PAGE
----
Keep-alive does not keep the connection alive

Vincent Wiemann vincent.wiemann at
Wed Sep 11 15:28:18 CEST 2019

Hello Ivan,

On 10.09.19 11:19, Ivan Labáth wrote:
> On Sat, Sep 07, 2019 at 10:04:44AM +0000, Hendrik Friedel wrote:
>> Hello,
>>>>  that seems not to be the intended behaviour:
>>>>  If I understand correctly, the current behaviour is:
>>>>  At tunnel start the IP is resolved
>>>>  This IP is used for ever, namingly for re-connects.
>>> This is only partly correct. The remote endpoint can unconditionally
>>> roam and is updated by any valid packet from a given IP (if I remember
>>> correctly).
>> What does that mean?
>> Does that mean, that traffic will update the IP so that the problem will 
>> not appear?
> If you have peers A and B with publicly rechable IP+port A1 and B1.
> When A's ip+port changes from A1 to A2, then (assuming I remember correctly)
> any properly authenticated traffic from A (now A2) to B (B1) will update
> B's record of A's remote endpoint to A2. Any subsequent traffic from B will be
> sent to A2.
> Note, the roaming side (one with changed ip/port) must send the first
> packet, so it should be the one sending keepalive messages and it is
> the side where you should set the keepalive interval (for sending
> packets).
>>>>  The probably intended behaviour would be:
>>>>  At tunnel start and at any re-connect the IP is resolved.
>>>>  Do you agree that this behaviour should be changed?
>>>>  Apart from that: Can you suggest an automatable workaround?
>>> In some circumstances a similar behavior would be a desired.
>> That's ambigous.
>> In what circumstances, what behaviour would be desired?
> For example, I don't want my server of my client continuously re-resolving DNS,
> for privacy reasons among others. Also I prefer kernel not mucking with
> DNS for security reasons>
>>> Wireguard design and implementation is layered (which seems good).
>>> The secure* tunnel, including the kernel module and wg tool seem
>>> to be in a reasonable state, but automation, DNS, key exchange are
>>> out of scope for them. It is meant to be provided by tooling, which is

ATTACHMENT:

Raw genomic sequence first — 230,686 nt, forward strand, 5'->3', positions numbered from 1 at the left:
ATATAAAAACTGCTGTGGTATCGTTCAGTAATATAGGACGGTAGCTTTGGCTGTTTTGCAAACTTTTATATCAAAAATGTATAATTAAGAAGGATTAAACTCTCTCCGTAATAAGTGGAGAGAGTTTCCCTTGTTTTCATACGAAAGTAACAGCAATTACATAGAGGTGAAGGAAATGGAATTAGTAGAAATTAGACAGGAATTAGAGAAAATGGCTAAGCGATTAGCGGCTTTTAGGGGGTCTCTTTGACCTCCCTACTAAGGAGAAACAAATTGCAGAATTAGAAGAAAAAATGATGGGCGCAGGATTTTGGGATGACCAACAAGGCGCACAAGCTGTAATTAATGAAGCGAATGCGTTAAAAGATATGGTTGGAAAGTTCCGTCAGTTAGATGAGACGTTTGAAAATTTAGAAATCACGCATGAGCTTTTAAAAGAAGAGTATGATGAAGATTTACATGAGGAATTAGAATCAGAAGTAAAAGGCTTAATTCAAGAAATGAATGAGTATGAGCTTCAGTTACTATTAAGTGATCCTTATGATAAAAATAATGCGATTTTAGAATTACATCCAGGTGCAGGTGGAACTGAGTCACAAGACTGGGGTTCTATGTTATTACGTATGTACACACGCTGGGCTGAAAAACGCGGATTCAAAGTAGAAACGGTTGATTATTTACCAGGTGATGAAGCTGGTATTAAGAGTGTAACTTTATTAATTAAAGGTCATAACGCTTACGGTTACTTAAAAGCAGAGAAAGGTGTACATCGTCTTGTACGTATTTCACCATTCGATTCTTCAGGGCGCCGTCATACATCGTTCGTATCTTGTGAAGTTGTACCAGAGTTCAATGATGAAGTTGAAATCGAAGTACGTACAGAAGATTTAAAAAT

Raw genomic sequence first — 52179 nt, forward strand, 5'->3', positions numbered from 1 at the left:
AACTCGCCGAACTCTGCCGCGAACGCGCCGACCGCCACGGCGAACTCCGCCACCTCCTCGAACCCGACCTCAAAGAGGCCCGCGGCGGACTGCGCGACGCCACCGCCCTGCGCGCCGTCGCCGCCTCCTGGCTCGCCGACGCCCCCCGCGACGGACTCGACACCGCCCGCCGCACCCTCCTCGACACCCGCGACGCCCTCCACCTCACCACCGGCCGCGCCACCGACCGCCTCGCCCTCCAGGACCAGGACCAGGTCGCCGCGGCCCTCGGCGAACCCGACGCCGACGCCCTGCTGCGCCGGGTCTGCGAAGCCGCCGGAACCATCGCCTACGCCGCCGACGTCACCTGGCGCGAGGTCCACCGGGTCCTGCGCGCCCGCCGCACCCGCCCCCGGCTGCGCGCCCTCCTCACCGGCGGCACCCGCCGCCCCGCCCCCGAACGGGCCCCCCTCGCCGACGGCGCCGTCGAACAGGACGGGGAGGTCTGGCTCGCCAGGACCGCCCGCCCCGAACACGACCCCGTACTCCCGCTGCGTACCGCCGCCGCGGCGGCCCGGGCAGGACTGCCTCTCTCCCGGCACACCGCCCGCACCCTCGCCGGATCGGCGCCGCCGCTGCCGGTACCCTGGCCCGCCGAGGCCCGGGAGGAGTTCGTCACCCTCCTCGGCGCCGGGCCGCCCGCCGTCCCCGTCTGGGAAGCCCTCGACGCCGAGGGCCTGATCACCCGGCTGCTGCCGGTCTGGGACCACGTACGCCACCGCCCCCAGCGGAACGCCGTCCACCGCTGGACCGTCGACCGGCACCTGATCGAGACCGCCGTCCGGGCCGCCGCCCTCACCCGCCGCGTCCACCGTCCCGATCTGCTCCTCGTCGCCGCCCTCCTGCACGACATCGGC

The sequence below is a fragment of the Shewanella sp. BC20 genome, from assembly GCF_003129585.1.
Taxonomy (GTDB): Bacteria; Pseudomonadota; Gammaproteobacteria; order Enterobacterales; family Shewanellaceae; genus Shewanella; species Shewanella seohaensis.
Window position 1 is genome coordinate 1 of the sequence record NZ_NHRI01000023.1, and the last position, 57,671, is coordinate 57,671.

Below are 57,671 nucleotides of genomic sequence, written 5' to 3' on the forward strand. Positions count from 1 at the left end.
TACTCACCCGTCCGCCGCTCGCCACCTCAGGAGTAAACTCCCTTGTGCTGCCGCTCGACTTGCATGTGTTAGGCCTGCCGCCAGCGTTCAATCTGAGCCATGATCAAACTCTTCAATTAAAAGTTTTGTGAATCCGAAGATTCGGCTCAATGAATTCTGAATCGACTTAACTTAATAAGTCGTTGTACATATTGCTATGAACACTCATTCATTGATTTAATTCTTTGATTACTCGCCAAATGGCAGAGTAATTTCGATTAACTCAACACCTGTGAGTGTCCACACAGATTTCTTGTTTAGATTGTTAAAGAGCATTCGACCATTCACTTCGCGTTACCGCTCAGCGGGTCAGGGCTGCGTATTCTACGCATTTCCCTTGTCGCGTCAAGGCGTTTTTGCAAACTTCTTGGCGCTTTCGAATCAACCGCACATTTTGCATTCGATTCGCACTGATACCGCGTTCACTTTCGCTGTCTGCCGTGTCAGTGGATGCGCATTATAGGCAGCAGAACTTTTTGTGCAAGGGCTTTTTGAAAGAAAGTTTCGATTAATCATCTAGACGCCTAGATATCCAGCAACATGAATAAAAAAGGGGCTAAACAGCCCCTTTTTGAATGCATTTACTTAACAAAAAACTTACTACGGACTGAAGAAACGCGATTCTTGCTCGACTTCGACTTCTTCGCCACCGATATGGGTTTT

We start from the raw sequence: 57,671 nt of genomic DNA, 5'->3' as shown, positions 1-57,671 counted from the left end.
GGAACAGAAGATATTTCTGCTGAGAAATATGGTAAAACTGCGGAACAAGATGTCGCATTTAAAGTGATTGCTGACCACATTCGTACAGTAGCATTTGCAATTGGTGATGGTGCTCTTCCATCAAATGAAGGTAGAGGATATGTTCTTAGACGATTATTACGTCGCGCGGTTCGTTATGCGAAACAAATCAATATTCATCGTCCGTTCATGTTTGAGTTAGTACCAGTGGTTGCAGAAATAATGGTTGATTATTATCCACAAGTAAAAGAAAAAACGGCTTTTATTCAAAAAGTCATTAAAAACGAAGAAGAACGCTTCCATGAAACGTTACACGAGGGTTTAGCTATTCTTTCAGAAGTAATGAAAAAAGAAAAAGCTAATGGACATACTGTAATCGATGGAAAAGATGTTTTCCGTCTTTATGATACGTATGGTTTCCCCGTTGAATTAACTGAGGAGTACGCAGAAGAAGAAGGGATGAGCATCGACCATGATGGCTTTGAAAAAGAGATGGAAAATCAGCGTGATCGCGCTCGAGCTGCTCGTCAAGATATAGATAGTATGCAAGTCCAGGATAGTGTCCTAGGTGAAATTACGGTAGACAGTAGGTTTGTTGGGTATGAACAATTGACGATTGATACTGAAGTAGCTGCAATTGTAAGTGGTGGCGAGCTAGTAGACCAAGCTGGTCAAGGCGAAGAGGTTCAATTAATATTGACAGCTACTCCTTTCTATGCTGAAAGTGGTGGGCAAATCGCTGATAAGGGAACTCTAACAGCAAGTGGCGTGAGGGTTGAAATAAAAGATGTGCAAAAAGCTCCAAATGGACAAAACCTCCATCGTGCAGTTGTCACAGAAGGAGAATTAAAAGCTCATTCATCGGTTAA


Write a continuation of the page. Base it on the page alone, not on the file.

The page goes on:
>>> currently very raw.
>> I don't understand...
>> When I am on my way in a roadwarrier scenario with my mobile, with a 
>> changing IP and a changing connection that works very well.
>> If the IP of my Server is changing, it's not working well at all. I 
>> don't think that this should be declared as 'works as intended'.
> I am not saying wireguard solution is working as intended. I am saying
> the DNS resolution is meant to be implemented in out-of-kernel tooling,
> which is currently minimal and such features are not (yet) implemented.
> Either way, the kernel should not handle DNS, the tooling where DNS
> handling belongs has no concept of reconnections, so the request is
> very far from a simple change and probably should not and even could
> not be done in the way you have described
It's a bit OT, but I actually think letting the kernel part of WireGuard
do the DNS queries is totally legit and a wishful (maybe optional) feature:

This would allow DynDNS scenarios without any monitoring daemons running
and proper configuration using systemd.

> Even in the kernel itself there is not a well defined concept connection,
> more like a peer state or session (ip, keys etc.) that is possibly valid
> or definitely invalid.
>>> As a workaround you could
>>>   - unconditionally periodically update the endpoint
>> This would break existing transfers without reason.
> As I said, you could try periodically updating the endpoint, and only
> endpoint, not restarting or changing anything except peer ip+port.
> If updating endpoint information (to the same or valid ip+port) does break
> connections, then I believe it is a bug that should be reported.
>>>   - monitor last handshake time, when large update endpoint or restart
>>>     tunnel
>> That could be an option.
>>>   - add keepalive to server - it might reduce your downtime
>> How would that help?
> Keepalive is one-sided. As your client doesn't know where to send
> the keepalive request, it doesn't help. Keepalive on the server can.
> If the server changes IPs and the client remains reachable on previous ip+port,
> keepalive on server should keep your tunnel alive.
> Roaming will work if the side that changes ips:
>   a) has keepalive enabled, so it will send a packet periodically
>   b) sends an unsolicited packet (e.g. requests something from the
>      other side as clients usually do but server less so)
>   c) ip is changed after a request is received and before a reply is
>      sent (could happen but unreliable)
> Regards,
> Ivan


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